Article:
In FIGURE 1, a simplified embodiment of the apparatus of the invention is illustrated suitable especially for drying almost smooth, planar surfaces. A squeezing roller 2 and a wiping drum 1 are mounted on parallel shafts rotatably in opposition to each other in a mounting arrangement, not shown, such as a frame. The two cylinders, of which only one needs to be driven, are guided by conventional drive mechanism, schematically shown as D, over the wet object 3, for example in the direction of arrow 4. The roller 1, contacting the surface of the object 3, for example the surface of an automobile body, is enveloped by an absorbent material 5. Thereby, the water film present on the surface 3 is absorbed and wiped off. The direction of rotation of roller 1 preferably is opposite to the direction of movement, shown by arrow 6, in order to additionally wipe off the water film and push it in front of the drum 1.

The roller 2 is pressed against the drum 1 in such a manner that a relatively narrow gap 7 is produced. The absorbent material is pressed through this roller gap, the water being squeezed out of the material.

To avoid running of the squeezed-out water upon the object, a small drainage trough 8 is provided between the two cylinders 1 and 2, approximately underneath the gap 7, to conduct the water to the outside.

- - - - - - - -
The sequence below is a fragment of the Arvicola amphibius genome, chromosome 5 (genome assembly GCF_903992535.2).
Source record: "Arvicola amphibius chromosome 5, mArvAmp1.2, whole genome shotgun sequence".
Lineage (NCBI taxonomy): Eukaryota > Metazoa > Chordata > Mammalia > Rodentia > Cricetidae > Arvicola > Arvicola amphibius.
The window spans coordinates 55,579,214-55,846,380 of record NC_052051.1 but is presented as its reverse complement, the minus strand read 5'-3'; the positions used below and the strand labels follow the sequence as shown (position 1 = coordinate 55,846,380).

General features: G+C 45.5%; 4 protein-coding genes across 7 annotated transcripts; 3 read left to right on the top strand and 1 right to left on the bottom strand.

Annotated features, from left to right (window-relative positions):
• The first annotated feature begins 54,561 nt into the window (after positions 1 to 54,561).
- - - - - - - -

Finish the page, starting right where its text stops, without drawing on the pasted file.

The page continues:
The roller 2 or at least its surface is made of metal or other solid material and preferably is encompassed by a solid, firm rubber coating. This roller rotates in a direction opposite to that of the drum 1, in the direction of arrow 9. This preferably is done by a continuous pressure contact with the drum 1. In such a manner simultaneously the roller 2 squeezes out of the soft absorbent covering of the drum 1 the accumulated water, to such an extent that this covering can again absorb new water during the continued rotation of the roller when subsequently it contacts the surface 3.